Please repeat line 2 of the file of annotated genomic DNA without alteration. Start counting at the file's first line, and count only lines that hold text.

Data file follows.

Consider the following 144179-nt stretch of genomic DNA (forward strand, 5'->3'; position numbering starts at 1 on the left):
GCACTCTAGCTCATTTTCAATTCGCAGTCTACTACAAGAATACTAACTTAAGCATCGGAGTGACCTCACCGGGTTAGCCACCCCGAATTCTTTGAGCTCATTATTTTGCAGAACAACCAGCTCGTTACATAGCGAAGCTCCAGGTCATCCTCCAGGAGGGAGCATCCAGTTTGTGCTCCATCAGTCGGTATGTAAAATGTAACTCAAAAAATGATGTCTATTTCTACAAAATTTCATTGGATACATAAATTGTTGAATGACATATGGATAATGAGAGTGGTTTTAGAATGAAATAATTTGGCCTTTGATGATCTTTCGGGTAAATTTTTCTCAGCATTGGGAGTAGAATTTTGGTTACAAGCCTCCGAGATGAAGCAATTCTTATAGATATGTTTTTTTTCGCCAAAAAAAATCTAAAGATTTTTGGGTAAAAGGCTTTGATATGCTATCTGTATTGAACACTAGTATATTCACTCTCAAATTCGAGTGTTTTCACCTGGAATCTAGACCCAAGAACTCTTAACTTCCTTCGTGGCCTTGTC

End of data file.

GCACTCTAGCTCATTTTCAATTCGCAGTCTACTACAAGAATACTAACTTAAGCATCGGAGTGACCTCACCGGGTTAGCCACCCCGAATTCTTTGAGCTCATTATTTTGCAGAACAACCAGCTCGTTACATAGCGAAGCTCCAGGTCATCCTCCAGGAGGGAGCATCCAGTTTGTGCTCCATCAGTCGGTATGTAAAATGTAACTCAAAAAATGATGTCTATTTCTACAAAATTTCATTGGATACATAAATTGTTGAATGACATATGGATAATGAGAGTGGTTTTAGAATGAAATAATTTGGCCTTTGATGATCTTTCGGGTAAATTTTTCTCAGCATTGGGAGTAGAATTTTGGTTACAAGCCTCCGAGATGAAGCAATTCTTATAGATATGTTTTTTTTCGCCAAAAAAAATCTAAAGATTTTTGGGTAAAAGGCTTTGATATGCTATCTGTATTGAACACTAGTATATTCACTCTCAAATTCGAGTGTTTTCACCTGGAATCTAGACCCAAGAACTCTTAACTTCCTTCGTGGCCTTGTC